during the war. At the end of the .var he was
elected one of the circuit judges of tho State.
Hi8 decisions wero satisfactory to both parties;
BO much so that upon tho reassembling of the
Legislature, after the passage of the recon?
struction act. he was elected by a largo majori?
ty Chief Jus tice of the 8tate ot South Caiolina,
and this by the Union men of thc State. That
conrt is in session at this time, and I may say
that the ends of justice in tho State of South
Carolina aro blocked in consequence ot the
court not having the proper presiding officer.
I hope, therefore, that thc Senate will consent
to pass this bill at profont without objection.
Mr. Davis. 1 move as an amendment to the
bill to insert after the words "South Carolina,"
in the fifth liue, the words "and all other citi?
zens of the State of South Carolina;" so that
the bill will read:
Be it enacted, ix., (two-thirds of each Ho uso
concurring therein,) That all political disabili?
ties imposod on Franklin J. Moses, a citizen of
South Carolina, a~id all other citizens of the
State of South Carolina, by reason of t j c- third
section of tho fourteenth article of tho Consti?
tution of tho United States, be and the same
are hereby removed.
Tho amendment was rejeetcd-yoas 9,
Mr. Davis. This bill would bo more accept
ablo to mo if tho amendment which 1 proponed
inui hoon adnritafl- but as it ?tondu. I ahall feel
myself constrained to vote against it upon this
ground : I hold that there is no Fourteenth
amendment to the constitution. Tho proposi?
tion which purports to bo the Fourteenth
amendment to tho constitution 1 hold has
never been ratified by three-fourths of the
States, and therefore it is no part of that in?
strument, and gives no authority to Congress
to pass any such measure.
The bill was ord red to be engrossed tor a
third reading, and was read the third time.
The question being taken by yeas and nays,
rasultod-yeas 4G, nays 6.
The President pro tempore. Two-thirds
having voted in tho affirmative, the bill is
In tho House of Representatives on tho
same day, Mr. Paino, from the Committee on
Reconstruction, reported the bill with the fol?
Mr. Paine. I am instructed by Ibo Commit?
tee on Reconstruction to ask that this bill be
put on its passage now, and after a brief ex?
planation I shall ask the previous question.
Mr. Moses has been lately elected Chiet Justice
of the State of South Carohua. He was for
twenty-five years a mcnibei of the Senato of
that State before and during the rebellion.
Since the rebellion he has been President of
the Senate and a Judge of thc Circuit Court.
Tho law under which he waB appointed Chief
Justice required him to qualify within thirty
days from the date ot hid appointment. He
was unable to do so because Congress has not
been in session for business since July last.
By a special act of the Legislature ol' South
Carolina, the time within which he might qual?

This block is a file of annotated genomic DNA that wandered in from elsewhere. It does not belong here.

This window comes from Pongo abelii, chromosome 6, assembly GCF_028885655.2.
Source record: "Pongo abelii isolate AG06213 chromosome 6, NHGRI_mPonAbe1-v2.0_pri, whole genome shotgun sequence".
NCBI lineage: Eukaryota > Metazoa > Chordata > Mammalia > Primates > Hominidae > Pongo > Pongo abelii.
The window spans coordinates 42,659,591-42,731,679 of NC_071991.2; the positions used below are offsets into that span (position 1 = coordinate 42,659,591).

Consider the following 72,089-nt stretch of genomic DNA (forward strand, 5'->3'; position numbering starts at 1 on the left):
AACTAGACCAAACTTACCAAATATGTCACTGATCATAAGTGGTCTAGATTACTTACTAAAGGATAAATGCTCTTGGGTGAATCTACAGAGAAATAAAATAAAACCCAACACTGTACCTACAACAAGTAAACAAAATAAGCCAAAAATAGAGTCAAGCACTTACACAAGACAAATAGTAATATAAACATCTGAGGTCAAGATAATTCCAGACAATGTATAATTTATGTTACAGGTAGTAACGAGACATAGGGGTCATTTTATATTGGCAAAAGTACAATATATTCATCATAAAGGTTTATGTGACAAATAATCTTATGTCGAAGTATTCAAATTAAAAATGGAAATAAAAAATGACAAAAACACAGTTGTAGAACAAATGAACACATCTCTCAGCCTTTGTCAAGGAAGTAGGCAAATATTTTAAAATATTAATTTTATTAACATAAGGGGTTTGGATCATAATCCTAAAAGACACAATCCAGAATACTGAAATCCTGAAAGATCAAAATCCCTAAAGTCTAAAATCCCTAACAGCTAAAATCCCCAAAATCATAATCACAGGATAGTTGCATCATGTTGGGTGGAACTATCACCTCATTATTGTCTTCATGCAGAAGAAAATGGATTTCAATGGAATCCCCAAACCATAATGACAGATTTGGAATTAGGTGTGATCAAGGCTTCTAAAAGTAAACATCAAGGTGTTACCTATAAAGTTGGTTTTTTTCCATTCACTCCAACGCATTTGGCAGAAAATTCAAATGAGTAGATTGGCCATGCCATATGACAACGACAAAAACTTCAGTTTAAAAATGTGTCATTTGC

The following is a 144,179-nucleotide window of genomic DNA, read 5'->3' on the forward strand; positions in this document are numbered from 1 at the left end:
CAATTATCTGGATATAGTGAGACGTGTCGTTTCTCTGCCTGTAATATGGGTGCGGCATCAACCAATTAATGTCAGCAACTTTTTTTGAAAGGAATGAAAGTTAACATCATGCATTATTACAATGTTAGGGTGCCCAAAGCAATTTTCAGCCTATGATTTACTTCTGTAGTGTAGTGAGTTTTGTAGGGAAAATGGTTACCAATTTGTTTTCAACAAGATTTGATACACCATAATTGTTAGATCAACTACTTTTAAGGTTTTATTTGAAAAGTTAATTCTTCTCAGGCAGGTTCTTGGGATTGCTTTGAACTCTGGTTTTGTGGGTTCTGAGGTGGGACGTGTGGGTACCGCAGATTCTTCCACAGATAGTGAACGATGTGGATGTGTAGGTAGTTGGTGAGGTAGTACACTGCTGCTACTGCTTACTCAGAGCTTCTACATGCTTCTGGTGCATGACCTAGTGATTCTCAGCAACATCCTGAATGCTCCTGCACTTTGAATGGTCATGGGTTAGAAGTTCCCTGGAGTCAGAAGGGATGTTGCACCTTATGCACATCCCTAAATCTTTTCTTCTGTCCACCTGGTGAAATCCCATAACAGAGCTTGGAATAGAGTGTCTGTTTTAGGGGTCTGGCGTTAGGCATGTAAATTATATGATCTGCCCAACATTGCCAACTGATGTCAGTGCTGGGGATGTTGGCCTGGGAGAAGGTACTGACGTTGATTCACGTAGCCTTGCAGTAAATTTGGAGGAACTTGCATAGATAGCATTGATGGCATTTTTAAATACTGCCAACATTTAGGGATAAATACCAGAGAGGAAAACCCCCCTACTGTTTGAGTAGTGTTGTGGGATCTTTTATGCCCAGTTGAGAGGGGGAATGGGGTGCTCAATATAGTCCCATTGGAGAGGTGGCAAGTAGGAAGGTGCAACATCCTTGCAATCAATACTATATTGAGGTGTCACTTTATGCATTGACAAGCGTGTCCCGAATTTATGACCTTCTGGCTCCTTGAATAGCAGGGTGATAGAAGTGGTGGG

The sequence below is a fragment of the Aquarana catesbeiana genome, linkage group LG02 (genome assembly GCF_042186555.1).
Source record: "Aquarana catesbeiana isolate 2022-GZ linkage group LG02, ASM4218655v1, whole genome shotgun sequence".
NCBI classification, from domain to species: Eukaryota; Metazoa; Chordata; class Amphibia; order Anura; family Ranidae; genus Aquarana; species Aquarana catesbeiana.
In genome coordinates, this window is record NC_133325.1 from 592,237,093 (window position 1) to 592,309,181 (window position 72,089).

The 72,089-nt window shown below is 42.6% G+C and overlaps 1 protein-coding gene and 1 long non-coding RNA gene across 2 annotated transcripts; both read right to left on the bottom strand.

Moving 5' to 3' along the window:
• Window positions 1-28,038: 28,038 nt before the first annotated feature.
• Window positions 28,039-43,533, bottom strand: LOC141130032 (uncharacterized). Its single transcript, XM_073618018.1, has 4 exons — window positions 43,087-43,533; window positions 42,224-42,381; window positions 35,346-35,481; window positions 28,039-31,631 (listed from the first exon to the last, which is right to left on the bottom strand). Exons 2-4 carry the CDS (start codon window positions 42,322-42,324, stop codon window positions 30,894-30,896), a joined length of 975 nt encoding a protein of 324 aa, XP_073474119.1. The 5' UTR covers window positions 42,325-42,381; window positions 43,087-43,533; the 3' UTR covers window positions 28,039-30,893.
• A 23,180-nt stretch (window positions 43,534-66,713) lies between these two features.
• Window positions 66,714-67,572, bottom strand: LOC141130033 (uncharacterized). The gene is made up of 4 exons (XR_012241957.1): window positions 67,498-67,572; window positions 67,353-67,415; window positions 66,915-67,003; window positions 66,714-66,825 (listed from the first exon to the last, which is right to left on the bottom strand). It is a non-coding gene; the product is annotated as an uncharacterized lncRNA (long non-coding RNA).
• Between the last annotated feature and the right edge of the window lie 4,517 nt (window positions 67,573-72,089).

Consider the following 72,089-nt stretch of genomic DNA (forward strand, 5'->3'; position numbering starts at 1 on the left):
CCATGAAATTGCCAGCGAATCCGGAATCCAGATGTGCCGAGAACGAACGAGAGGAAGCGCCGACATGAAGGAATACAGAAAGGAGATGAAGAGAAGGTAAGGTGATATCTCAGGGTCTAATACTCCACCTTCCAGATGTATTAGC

ify wa8 extended for fivo months. That timo
will expiro on the 29th day of this mouth, BO
that this bill, in order to bo of any avail to him
and tho S tato of South Carolina, must bo passed
at once. The removal ot disabilities in this
caso is recommended unanimous!v by the Sen?
ate of South Carolina, and, I belie VP, Dy all thc
members of the lower house of the Legislature
of that State. I submit that recommendation,
to be printed as a part of tho record in this
' case; and I also present, for tho same purpose,
a letter of Major-General Gauby to Geucral
Grant, and a letter of the Governor of South
Ciurolina, both ?ccommending the reliof of Mr.
Moses from his disabilities.
Mr. Payne then presented tho memoria
signed bv'noarly all tho members of the South
Carolina Legislature, and also thc following
BespecifuUy submitted to Hie Genera! of thr
Tho writer was one of the jv.uges of the
Court ot Common Pleas and Goner.il Sjssions
of the State of South Carolina, and ha3 lately
been elected by thc Legislature chief justice
of the Supremo" Court of that State, udder the
new constitut.ou. Judge Moses was one of
the first to accept the conditions of tho acts of
reconstruction and to acl under thom, and
soon fterthoy went into operation he united
with Judges Glover and Aldrich, ol' tbe same
ootut, in making some practical suggestions in
relation to tho jury svstem established by
General Orders No. 32, of May 30, 18G7. T..o
last named gentleman subsequently changed
his ooursc, but the two former continued to
act consistently. Tho election by tho Legisla?
ture to the highest judicial office of the Stale
is regarded as a conclusive expression of thc
wishes of Hie people of South Carolina ; but it
is proper th il I shou'd add that Judgu Muses' j
course, official and persona', was ot irriter;..! I
aid to mo as commander ot th i distriot.
E. li. S. CAN BY,
Brevet Major-General United States Army.
WASHINGTON, D. C., November D, 18li3.
EXBCUTIVIi DliPAnTMSNT. )
COLUMBIA, S. C., November27,1808 J
Bear ?}ir : Itu willi great piouauru toar. I
avail myself of this opportunity ot recommend?
ing the removal of your political ilia abilities by